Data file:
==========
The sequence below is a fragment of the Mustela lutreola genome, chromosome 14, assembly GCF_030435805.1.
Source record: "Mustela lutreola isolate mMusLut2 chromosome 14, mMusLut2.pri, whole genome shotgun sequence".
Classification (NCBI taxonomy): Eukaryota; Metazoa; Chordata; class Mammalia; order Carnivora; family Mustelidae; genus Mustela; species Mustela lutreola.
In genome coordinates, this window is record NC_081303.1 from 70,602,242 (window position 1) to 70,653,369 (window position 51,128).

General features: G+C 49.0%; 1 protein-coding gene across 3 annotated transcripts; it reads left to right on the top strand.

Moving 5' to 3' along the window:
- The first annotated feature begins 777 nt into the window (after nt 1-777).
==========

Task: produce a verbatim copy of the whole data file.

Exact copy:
The sequence below is a fragment of the Mustela lutreola genome, chromosome 14, assembly GCF_030435805.1.
Source record: "Mustela lutreola isolate mMusLut2 chromosome 14, mMusLut2.pri, whole genome shotgun sequence".
Classification (NCBI taxonomy): Eukaryota; Metazoa; Chordata; class Mammalia; order Carnivora; family Mustelidae; genus Mustela; species Mustela lutreola.
In genome coordinates, this window is record NC_081303.1 from 70,602,242 (window position 1) to 70,653,369 (window position 51,128).

General features: G+C 49.0%; 1 protein-coding gene across 3 annotated transcripts; it reads left to right on the top strand.

Moving 5' to 3' along the window:
- The first annotated feature begins 777 nt into the window (after nt 1-777).